“A good man leaves an inheritance to his children’s children.” — Proverbs 13:22
An African American farmer purchased 227.2 acres, a farm in Dover, North Carolina, in 1945? A time when racism was in full bloom with nothing being done about it? Dr. Martin Luther King Jr. was only a teenage boy at the time. Just outside Kinston, North Carolina, this true story may be difficult for some to believe. It is the story of how my grandfather, Floyd Hill was able to buy this farm at the end of the Great Depression, and was able to keep it!
It all happened before any of us were born. He made history with his Supreme Court Case #161, DeBruhl v. L. Harvey Son Co.
The DeBruhls, a white family heard about their old farm lost at auction back in 1921 and how it had changed hands, and had recently been sold to a Black man by the name of Floyd Hill. It was then, they decided, here is our chance to get our farm back, and would stop at nothing to get it! They had lost it due to woes of the Great Depression, sold at auction to L. Harvey & Sons Company. The Harveys kept it for 24 years.
My grandfather, Floyd (affectionately called “Pappy” by family and friends), knew he would own a large farm someday. Born March 26, 1907, he disregarded Southern racism. Pappy, in the early years of “freedom,” was educated, though education offered to Blacks was not on an equal basis. The 1954 Brown v. Board of Education case had not been heard by the Supreme Court, ending segregation in public schools as unconstitutional.
Highlights of the story of my grandfather’s momentous North Carolina Supreme Court Case, #161 decided by Chief Justice, William H. Bobbitt, 250 N.C. 161 (N.C. 1959), begins with the initial purchase made by my grandfather in 1945, ending with a win 14 years later! You’ll agree, it’s worthy of its own place in history once you hear these details.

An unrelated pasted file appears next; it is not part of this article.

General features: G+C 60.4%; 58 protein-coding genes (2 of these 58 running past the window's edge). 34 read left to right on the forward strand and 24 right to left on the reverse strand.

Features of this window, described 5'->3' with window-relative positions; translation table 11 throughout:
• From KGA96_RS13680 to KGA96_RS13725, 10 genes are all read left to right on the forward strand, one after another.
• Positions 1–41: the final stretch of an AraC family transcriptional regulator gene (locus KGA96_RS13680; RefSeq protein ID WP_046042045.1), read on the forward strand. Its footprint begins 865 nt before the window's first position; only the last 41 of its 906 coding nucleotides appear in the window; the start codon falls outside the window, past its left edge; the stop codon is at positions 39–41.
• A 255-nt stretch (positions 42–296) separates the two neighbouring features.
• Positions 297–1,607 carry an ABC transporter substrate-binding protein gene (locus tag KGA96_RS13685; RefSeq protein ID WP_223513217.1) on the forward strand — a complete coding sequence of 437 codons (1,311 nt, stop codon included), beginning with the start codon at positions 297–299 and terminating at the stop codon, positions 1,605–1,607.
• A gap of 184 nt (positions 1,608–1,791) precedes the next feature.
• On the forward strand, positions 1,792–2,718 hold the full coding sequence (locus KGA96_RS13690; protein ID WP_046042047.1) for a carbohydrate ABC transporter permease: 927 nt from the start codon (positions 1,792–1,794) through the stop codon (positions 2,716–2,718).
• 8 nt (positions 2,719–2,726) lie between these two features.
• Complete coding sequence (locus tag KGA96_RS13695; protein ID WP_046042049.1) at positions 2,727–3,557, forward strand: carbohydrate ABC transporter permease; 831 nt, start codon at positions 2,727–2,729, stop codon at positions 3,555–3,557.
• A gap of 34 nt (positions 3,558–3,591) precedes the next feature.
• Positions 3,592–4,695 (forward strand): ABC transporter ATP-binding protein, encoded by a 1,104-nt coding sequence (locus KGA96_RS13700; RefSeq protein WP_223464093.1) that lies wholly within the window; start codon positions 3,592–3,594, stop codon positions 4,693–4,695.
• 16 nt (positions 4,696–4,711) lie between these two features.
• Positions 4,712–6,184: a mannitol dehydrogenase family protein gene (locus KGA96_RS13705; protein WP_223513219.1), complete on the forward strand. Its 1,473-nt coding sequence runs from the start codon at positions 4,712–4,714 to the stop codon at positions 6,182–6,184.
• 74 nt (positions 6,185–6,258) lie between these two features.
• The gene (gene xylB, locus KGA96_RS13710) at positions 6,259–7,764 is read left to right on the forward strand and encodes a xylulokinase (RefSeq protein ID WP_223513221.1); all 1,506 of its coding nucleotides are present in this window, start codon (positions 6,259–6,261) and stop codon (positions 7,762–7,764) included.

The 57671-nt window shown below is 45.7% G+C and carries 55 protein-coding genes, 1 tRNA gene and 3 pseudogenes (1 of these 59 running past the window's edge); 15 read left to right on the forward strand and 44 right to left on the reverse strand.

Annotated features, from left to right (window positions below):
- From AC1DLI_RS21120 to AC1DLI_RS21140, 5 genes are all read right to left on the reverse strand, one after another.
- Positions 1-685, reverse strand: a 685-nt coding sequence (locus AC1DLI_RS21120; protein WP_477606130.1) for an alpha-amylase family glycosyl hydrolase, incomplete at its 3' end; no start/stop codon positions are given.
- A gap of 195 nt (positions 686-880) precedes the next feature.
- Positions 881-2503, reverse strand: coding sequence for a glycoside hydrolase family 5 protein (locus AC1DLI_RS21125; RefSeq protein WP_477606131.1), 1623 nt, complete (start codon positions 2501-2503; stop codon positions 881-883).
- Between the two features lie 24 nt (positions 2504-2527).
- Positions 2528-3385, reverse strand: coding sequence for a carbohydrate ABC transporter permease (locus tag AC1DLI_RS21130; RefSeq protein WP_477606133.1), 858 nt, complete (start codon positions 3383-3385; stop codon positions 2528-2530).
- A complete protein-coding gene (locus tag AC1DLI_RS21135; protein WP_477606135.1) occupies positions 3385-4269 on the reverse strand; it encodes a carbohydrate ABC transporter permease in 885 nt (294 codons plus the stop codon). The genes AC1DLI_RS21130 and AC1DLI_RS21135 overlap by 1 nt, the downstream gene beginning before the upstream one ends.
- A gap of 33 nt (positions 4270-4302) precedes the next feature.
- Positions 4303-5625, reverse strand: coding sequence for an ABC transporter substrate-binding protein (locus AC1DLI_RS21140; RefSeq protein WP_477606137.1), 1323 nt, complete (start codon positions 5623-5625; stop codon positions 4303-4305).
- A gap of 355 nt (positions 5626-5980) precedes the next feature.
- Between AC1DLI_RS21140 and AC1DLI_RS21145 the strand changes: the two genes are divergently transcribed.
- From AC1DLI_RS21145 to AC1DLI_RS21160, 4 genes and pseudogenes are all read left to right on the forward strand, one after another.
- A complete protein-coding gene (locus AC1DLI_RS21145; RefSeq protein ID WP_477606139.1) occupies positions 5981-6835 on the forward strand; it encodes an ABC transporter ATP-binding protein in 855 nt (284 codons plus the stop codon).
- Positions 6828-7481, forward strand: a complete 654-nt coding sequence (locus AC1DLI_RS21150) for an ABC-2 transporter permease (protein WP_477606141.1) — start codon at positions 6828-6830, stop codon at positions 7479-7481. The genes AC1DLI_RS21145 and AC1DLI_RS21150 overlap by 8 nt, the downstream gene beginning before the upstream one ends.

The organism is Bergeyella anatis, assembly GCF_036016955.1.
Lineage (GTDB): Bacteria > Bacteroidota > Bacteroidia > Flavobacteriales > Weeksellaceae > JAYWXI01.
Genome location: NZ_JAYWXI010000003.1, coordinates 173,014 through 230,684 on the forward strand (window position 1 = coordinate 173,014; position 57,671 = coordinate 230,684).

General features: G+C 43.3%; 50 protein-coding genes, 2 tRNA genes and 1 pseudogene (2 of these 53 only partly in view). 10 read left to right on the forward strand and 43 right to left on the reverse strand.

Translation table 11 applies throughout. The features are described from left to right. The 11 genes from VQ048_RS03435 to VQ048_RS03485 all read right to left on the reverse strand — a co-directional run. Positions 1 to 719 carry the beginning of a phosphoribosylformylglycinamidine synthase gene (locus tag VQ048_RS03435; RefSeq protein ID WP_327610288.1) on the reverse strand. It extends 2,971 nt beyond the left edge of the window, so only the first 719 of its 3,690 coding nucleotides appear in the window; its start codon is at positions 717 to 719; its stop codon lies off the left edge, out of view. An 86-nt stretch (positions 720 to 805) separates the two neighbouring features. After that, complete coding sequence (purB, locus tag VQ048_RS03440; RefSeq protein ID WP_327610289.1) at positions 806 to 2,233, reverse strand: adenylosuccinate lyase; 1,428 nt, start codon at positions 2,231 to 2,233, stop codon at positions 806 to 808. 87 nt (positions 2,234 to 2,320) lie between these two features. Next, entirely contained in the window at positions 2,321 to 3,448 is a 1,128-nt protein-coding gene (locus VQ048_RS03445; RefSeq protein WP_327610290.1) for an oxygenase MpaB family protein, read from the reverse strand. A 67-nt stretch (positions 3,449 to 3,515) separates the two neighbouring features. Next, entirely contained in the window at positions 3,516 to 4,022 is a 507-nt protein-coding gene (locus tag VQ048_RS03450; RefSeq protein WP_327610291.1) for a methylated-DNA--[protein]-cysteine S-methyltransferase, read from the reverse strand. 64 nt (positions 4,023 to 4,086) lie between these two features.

Although racism loomed large in the south, my grandfather decided it doesn’t matter; he kept his dream alive until one day, he would find his own part of the earth to own. He carved out his desire, and his will, mixed with determination and unstoppable effort, caused him to win. Mahatma Gandhi said, “Be the change that you wish to see in the world.” My grandfather did exactly that.
On Oct. 17, 1945, Mary Heartt Harvey, et a.l, conveyed the 227.2-acre farm to Floyd and Pearl Hill.
Real estate attorney Walton Lero knew of Pappy’s dream of owning a farm and he financed the property, the 227.2-acre tract to R. A. Whitaker, Trustee, as security for the payment of a principal indebtedness of $4,000 to Walter D. LaRoque. Our grandparents were able to purchase the entire farm for the amount of only $6,363.50.
With a $4,000 deposit, Pappy paid, without delay, attorney LaRoque transferred the farm to him.
Though he was able to purchase the 227.2-acre farm, Pappy had a big fight on his hands. His family was terrorized by the Ku Klux Klan; they burned crosses in his yard and terrorized the family!
Working together, Walter LaRoque, L. Harvey & Sons and a team of dynamic attorneys, all stuck by my grandparents. They fought court after court to defend Floyd Hill. Victorious, history will forever reflect these records as cited in the North Carolina Supreme Court records.
Judge Bobbitt ruled in Pappy’s favor citing: “By deed dated October 17, 1945, Floyd Hill and wife, Pearl Hill, conveyed said 227.2-acre tracts to R.A. Whitaker, Trustee, as security for the payment of a principal indebtedness of $4,000 to Walter D. LaRoque.” [“DeBruhl vs. L. Harvey & Son Company, U.S. Library of Congress]; the facts in the case documented the judge’s declaration that no living DeBruhl or any unborn DeBruhls could ever again file suit for possession of the Hill Farm.
Today, 77 years later — encompassing all of my 68 years — the Hill Farm thrives and its great legacy lives on!
Lyndia Grant is a speaker/writer living in the D.C. area. Her radio show, “Think on These Things,” airs Fridays at 6 p.m. on 1340 AM (WYCB), a Radio One station. To reach Grant, visit her website, www.lyndiagrant.com, email firstname.lastname@example.org or call 240-602-6295. Follow her on Twitter @LyndiaGrant and on Facebook.